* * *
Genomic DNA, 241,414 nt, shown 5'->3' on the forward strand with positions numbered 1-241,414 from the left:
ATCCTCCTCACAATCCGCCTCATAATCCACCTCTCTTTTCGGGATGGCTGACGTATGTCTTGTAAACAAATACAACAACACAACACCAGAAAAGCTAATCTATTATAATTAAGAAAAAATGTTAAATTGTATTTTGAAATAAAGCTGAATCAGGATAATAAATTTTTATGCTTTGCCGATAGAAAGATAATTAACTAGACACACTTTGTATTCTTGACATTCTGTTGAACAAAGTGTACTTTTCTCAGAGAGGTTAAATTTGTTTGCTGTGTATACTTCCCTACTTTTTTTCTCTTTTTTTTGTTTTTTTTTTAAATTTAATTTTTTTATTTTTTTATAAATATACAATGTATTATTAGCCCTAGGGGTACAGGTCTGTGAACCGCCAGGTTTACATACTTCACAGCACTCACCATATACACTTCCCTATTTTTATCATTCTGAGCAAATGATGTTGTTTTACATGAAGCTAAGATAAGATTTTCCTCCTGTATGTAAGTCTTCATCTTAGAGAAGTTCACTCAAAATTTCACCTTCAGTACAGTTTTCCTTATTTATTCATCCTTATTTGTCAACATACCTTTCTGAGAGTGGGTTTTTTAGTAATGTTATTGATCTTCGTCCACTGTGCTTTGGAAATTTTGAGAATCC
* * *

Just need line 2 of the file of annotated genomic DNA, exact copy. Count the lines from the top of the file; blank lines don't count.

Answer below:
ATCCTCCTCACAATCCGCCTCATAATCCACCTCTCTTTTCGGGATGGCTGACGTATGTCTTGTAAACAAATACAACAACACAACACCAGAAAAGCTAATCTATTATAATTAAGAAAAAATGTTAAATTGTATTTTGAAATAAAGCTGAATCAGGATAATAAATTTTTATGCTTTGCCGATAGAAAGATAATTAACTAGACACACTTTGTATTCTTGACATTCTGTTGAACAAAGTGTACTTTTCTCAGAGAGGTTAAATTTGTTTGCTGTGTATACTTCCCTACTTTTTTTCTCTTTTTTTTGTTTTTTTTTTAAATTTAATTTTTTTATTTTTTTATAAATATACAATGTATTATTAGCCCTAGGGGTACAGGTCTGTGAACCGCCAGGTTTACATACTTCACAGCACTCACCATATACACTTCCCTATTTTTATCATTCTGAGCAAATGATGTTGTTTTACATGAAGCTAAGATAAGATTTTCCTCCTGTATGTAAGTCTTCATCTTAGAGAAGTTCACTCAAAATTTCACCTTCAGTACAGTTTTCCTTATTTATTCATCCTTATTTGTCAACATACCTTTCTGAGAGTGGGTTTTTTAGTAATGTTATTGATCTTCGTCCACTGTGCTTTGGAAATTTTGAGAATCC